Your friendly release team,
Ned Deily @nad
Steve Dower @steve.dower
Łukasz Langa @ambv

Thursday, April 30, 2020

Pip 20.1 has been released

On behalf of the PyPA, I am pleased to announce that a new version of pip, pip 20.1, has been released.

To install pip 20.1, you can run:
python -m pip install --upgrade pip
The highlights for this release are:
  • Significant speedups when building local directories, by changing behavior to perform in-place builds, instead of copying to temporary directories.
  • Significant speedups in pip list --outdated, by parallelizing network access. This is the first instance of parallel code within pip's codebase.
  • A new pip cache command, which makes it possible to introspect and manage pip's cache directory.
  • Better pip freeze for packages installed from direct URLs, enabled by the implementation of PEP 610.

This release also contains an alpha version of pip's next generation resolver. It is off by default because it is unstable and not ready for everyday use. If you're curious about this, please visit this GitHub issue about the resolver, what doesn't work yet, and what kind of testing would help us out. We plan to release a version of pip that includes a beta of the new resolver in May.

The full changelog is available.

As with all pip releases, a significant amount of the work was contributed by pip's user community. Huge thanks to all who have contributed, whether through code, documentation, issue reports and/or discussion. Your help keeps pip improving, and is hugely appreciated.

Thank you to the pip and PyPA maintainers, and to all the contributors and volunteers who work on or use Python packaging tools.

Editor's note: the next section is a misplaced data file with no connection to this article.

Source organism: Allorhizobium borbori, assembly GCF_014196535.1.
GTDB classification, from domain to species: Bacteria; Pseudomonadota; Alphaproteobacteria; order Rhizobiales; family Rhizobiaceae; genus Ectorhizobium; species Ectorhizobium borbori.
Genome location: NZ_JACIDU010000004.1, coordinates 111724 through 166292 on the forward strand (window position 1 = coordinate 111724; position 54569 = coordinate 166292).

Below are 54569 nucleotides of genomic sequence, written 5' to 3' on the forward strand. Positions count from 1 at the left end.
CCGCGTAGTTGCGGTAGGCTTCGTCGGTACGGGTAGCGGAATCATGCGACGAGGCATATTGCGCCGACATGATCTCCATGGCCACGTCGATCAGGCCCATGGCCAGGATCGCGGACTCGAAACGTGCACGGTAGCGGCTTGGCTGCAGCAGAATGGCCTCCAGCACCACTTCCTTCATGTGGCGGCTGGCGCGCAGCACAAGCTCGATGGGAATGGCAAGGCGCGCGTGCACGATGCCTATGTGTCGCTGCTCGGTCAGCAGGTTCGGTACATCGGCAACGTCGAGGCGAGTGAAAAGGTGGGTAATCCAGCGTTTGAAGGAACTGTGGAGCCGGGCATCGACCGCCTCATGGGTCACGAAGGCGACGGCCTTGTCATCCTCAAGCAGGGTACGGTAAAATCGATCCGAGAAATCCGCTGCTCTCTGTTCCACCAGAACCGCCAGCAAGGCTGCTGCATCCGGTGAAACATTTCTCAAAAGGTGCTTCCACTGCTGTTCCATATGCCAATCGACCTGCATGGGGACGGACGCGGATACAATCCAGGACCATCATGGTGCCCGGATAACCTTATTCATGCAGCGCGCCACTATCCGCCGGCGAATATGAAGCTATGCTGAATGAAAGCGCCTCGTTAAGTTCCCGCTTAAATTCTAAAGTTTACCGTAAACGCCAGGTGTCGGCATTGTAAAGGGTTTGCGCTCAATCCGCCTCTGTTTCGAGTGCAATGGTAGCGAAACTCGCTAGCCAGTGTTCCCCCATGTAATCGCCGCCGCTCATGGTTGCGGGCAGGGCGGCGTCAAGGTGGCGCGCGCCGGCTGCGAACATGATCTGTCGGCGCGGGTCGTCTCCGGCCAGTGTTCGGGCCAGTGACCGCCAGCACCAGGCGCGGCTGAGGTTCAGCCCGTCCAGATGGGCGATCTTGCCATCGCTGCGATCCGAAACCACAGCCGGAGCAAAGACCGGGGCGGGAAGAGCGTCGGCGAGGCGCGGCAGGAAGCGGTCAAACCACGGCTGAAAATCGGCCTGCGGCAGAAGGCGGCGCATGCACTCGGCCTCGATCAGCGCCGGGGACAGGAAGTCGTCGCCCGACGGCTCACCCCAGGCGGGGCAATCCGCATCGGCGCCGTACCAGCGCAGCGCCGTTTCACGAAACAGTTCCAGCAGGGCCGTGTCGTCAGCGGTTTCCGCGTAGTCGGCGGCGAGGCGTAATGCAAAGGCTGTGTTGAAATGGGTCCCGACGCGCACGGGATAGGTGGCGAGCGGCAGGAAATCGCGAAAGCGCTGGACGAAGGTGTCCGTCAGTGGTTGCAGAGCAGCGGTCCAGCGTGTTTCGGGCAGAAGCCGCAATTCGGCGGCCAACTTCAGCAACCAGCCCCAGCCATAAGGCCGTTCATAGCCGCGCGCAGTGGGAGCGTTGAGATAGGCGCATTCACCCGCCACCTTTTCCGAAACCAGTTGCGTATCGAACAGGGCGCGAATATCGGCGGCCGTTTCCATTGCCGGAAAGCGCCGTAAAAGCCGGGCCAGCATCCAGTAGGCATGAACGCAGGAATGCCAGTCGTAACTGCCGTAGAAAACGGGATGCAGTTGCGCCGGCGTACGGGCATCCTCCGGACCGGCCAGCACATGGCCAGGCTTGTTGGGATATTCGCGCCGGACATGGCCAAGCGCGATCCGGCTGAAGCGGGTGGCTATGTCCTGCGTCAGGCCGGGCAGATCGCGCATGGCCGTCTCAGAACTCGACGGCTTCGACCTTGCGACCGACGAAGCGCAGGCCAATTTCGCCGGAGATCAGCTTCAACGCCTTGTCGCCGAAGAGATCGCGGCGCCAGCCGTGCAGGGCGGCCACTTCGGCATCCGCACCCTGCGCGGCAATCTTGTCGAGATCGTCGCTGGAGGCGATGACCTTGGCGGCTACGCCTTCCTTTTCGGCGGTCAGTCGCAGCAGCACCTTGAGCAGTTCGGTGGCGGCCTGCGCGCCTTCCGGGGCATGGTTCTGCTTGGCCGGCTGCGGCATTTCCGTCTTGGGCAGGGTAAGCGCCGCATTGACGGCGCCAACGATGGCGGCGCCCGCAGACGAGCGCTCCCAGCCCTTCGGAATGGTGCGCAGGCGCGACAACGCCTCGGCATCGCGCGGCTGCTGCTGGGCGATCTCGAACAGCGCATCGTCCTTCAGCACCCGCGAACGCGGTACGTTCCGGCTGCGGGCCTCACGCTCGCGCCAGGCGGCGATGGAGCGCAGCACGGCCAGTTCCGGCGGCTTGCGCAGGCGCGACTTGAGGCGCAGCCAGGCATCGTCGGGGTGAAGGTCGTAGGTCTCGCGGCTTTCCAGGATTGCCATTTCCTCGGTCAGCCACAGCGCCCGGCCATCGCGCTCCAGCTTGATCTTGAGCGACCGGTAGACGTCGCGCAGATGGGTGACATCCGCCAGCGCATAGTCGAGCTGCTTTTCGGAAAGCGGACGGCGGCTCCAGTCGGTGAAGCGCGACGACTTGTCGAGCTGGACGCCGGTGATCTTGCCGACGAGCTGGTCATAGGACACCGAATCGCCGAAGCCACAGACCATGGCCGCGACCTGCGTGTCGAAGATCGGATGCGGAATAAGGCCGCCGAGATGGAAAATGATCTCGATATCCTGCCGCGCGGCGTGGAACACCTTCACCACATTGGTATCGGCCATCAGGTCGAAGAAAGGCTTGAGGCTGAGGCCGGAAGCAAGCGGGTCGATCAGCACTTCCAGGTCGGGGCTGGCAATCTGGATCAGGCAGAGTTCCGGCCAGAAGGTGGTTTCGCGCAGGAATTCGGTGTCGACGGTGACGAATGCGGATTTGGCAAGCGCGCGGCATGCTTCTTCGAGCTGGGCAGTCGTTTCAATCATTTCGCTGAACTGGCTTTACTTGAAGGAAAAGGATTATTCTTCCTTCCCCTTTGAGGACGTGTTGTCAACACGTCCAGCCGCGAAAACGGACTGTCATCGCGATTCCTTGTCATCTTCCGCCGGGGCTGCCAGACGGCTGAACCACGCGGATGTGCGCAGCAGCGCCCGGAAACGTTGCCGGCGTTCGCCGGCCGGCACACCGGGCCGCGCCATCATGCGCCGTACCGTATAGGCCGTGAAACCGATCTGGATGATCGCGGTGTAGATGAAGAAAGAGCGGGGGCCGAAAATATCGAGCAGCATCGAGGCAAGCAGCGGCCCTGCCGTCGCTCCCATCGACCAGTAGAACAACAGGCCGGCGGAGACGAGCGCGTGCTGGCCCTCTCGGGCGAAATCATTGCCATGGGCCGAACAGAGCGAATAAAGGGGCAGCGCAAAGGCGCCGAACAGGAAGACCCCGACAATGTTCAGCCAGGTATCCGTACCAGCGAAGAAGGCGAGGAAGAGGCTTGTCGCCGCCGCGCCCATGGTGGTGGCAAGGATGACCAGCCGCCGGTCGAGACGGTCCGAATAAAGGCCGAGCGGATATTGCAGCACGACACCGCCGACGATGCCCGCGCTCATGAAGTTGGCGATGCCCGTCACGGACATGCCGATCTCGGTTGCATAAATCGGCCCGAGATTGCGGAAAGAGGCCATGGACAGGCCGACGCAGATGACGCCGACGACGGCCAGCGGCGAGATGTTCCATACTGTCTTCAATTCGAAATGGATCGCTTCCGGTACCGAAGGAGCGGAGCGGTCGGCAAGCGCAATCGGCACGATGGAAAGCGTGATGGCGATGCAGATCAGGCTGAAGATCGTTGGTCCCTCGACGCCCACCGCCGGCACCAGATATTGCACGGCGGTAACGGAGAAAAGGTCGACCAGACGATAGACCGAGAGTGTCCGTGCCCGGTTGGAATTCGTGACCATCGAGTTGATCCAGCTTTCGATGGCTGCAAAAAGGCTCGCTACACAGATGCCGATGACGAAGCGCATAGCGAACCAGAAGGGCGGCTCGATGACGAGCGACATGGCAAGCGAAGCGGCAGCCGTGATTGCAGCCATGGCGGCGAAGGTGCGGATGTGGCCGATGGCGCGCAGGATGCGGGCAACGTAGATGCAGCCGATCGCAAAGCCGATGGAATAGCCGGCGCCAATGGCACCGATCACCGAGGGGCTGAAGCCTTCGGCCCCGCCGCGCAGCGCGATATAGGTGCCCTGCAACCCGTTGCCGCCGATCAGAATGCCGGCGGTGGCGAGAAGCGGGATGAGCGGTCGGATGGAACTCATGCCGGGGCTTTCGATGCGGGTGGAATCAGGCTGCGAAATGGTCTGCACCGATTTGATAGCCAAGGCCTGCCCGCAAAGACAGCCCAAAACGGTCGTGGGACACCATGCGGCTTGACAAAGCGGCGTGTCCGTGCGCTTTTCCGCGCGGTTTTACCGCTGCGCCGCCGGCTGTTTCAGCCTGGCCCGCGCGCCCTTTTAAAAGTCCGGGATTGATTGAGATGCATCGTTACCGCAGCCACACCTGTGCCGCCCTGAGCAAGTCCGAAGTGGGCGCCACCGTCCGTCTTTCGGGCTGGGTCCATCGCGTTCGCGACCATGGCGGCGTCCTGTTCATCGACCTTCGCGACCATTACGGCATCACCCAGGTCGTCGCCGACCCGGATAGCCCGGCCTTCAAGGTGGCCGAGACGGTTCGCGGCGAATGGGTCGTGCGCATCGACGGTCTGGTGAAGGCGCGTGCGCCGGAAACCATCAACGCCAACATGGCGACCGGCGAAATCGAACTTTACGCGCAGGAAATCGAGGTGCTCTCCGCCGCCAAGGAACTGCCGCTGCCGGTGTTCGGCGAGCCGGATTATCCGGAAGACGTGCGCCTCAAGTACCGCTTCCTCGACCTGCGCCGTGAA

And thank you to Mozilla (through its Mozilla Open Source Support Awards) and to the Chan Zuckerberg Initiative DAF, an advised fund of Silicon Valley Community Foundation, for funding enabling work on the new resolver, and thanks to the PSF and the Packaging WG for obtaining and administering that funding.

Tuesday, April 28, 2020

Python 3.9.0a6 is now available for testing

On behalf of the entire Python development community, and the currently serving Python release team in particular, I’m pleased to announce the release of Python 3.9.0a6. Get it here:

https://www.python.org/downloads/release/python-390a6/

 

This is an early developer preview of Python 3.9

Python 3.9 is still in development. This release, 3.9.0a6, is the last out of six planned alpha releases. Alpha releases are intended to make it easier to test the current state of new features and bug fixes and to test the release process. During the alpha phase, features may be added up until the start of the beta phase (2020-05-18) and, if necessary, may be modified or deleted up until the release candidate phase (2020-08-10). Please keep in mind that this is a preview release and its use is not recommended for production environments.

 

Major new features of the 3.9 series, compared to 3.8

Many new features for Python 3.9 are still being planned and written. Among the new major new features and changes so far:
  • PEP 584, Union Operators in dict
  • PEP 585, Type Hinting Generics In Standard Collections
  • PEP 593, Flexible function and variable annotations
  • PEP 602, Python adopts a stable annual release cadence
  • PEP 616, String methods to remove prefixes and suffixes
  • PEP 617, New PEG parser for CPython
  • BPO 38379, garbage collection does not block on resurrected objects;
  • BPO 38692, os.pidfd_open added that allows process management without races and signals;
  • BPO 39926, Unicode support updated to version 13.0.0
  • BPO 1635741, when Python is initialized multiple times in the same process, it does not leak memory anymore
  • A number of Python builtins (range, tuple, set, frozenset, list) are now sped up using PEP 590 vectorcall
  • A number of standard library modules (audioop, ast, grp, _hashlib, pwd, _posixsubprocess, random, select, struct, termios, zlib) are now using the stable ABI defined by PEP 384.
  • (Hey, fellow core developer, if a feature you find important is missing from this list, let Łukasz know.)
The next pre-release, the first beta release of Python 3.9, will be 3.9.0b1. It is currently scheduled for 2020-05-18.

Your friendly release team,
Ned Deily @nad
Steve Dower @steve.dower
Łukasz Langa @ambv